MADISON TWP. — Most who visit the nation of Iceland come with a list of tourist activities to do.
But Butler County’s Mike Diehl is no tourist. He’s an internationally acclaimed strong man competitor.
So, Diehl’s recent version of “touring” Iceland included yanking frantically on a rope — while sitting down — to pull a 6,000-pound truck nearly 20 yards in 18 seconds – all with just one hand.
That’s what internationally acclaimed disabled strongman do and that’s what Diehl, a former area firefighter who lost his arm in a fire truck accident, does.
And the Madison Twp. man, who in October won first place in an international event in London, came in second last week among dozens of disabled strongmen from around the world invited to Iceland’s World’s Strongest Disabled Man competition in the nation’s capital of Reykjavík.
Diehl said Friday he was disappointed in missing out on another first-place, international win and for letting his growing number of fans down.
“Competing again on an international level, and especially in Iceland, was a dream come true,” said Diehl.
But he added: “Finishing in second place overall in the world was not what I came there for and I was super disappointed in myself.”
The 6-foot-2, 300-pound father of two was an assistant football coach this fall at Madison High School and a Middletown Schools truancy officer. He will soon start a new job as a local corrections officer.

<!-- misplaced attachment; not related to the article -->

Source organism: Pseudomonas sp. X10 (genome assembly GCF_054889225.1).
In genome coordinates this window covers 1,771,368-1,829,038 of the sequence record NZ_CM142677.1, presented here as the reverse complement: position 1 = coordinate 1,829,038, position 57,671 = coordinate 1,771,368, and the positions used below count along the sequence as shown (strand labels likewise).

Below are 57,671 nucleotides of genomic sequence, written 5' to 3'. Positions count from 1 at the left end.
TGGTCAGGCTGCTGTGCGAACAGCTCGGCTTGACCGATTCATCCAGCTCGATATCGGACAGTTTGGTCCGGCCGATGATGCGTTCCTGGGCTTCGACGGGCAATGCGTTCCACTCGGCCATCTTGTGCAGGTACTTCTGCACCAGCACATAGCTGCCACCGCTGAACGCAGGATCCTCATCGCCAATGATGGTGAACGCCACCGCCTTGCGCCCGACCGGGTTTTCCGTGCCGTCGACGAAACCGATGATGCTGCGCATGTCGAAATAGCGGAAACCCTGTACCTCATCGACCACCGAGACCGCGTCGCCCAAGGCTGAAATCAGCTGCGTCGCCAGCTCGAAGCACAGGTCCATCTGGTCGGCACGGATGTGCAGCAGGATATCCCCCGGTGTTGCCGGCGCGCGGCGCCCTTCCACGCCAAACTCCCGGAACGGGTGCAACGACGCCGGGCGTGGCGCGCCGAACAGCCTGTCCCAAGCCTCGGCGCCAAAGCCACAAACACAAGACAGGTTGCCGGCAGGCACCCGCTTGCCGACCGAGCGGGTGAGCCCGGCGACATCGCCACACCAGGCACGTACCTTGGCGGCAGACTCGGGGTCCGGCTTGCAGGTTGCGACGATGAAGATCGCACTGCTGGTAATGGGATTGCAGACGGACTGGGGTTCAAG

In 2015, the then-Franklin firefighter lost his right arm in a fire truck accident.
Diehl, a U.S. Navy veteran, said post-accident he drifted in life until he discovered training and competing in disabled strongman competitions that strengthened both his body and rejuvenated his spirit.
“There was a long period of time when I didn’t have any focus or direction on what I wanted to do and what my purpose in life would be,” he said, standing outside the Powerstation Gym in Middletown, where he trains and receives some financial backing.
“I went back to what had always been my guidepost, and that was physical activity and lifting weights. To be honest, it saved my life.”
“And now, because I’ve done it (strength training) for so long, I got into strongman competitions and power lifting as an extension of that. And I’ve had a lot of support from local people and local businesses that have done a lot to get me where I’m going,” he said.
“It’s given me a soapbox to stand on and talk about perseverance and never giving up and how I can be a positive role model to everyone in my community, and that gives me a purpose.”
Powerstation Gym owner Mike Ferguson saw up close Diehl’s recovery and rise to disabled strongman fame.
“Mike is outstanding, and for him to be able to do what he’s done — after what he went through — it’s unbelievable,” Ferguson said.
It wasn’t all work in Iceland as Diehl took in some typical sightseeing, but only after the competition.
He said Icelanders love their strongmen competitions and fans of the sport abound there. But audiences were limited to 50 people at the world championship because of government orders in wake of a recent coronavirus spike.
Up next for Diehl is more international competition in the spring, but this time closer to home in Columbus, Ohio, at Arnold Schwarzenegger’s Disabled Strongman competition.
And in preparation he has already re-defined his second-place finish in Iceland: “You never lose. You either win or you learn.”